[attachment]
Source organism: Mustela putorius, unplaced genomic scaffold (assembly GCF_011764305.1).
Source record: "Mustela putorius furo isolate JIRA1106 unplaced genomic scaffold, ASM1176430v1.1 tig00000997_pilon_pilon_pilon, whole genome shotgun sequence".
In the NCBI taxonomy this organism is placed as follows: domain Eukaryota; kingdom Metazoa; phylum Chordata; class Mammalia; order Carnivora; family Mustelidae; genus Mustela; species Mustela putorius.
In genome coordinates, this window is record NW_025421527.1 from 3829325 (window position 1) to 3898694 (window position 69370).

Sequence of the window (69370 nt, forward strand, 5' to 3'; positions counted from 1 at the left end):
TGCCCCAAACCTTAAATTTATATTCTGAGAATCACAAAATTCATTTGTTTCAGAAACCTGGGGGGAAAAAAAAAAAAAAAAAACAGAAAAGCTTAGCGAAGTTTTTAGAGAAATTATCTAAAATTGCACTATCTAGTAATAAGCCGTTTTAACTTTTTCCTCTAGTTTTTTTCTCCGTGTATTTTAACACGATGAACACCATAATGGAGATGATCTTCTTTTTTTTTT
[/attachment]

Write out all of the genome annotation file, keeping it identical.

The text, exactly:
Source organism: Mustela putorius, unplaced genomic scaffold (assembly GCF_011764305.1).
Source record: "Mustela putorius furo isolate JIRA1106 unplaced genomic scaffold, ASM1176430v1.1 tig00000997_pilon_pilon_pilon, whole genome shotgun sequence".
In the NCBI taxonomy this organism is placed as follows: domain Eukaryota; kingdom Metazoa; phylum Chordata; class Mammalia; order Carnivora; family Mustelidae; genus Mustela; species Mustela putorius.
In genome coordinates, this window is record NW_025421527.1 from 3829325 (window position 1) to 3898694 (window position 69370).

Sequence of the window (69370 nt, forward strand, 5' to 3'; positions counted from 1 at the left end):
TGCCCCAAACCTTAAATTTATATTCTGAGAATCACAAAATTCATTTGTTTCAGAAACCTGGGGGGAAAAAAAAAAAAAAAAAACAGAAAAGCTTAGCGAAGTTTTTAGAGAAATTATCTAAAATTGCACTATCTAGTAATAAGCCGTTTTAACTTTTTCCTCTAGTTTTTTTCTCCGTGTATTTTAACACGATGAACACCATAATGGAGATGATCTTCTTTTTTTTTT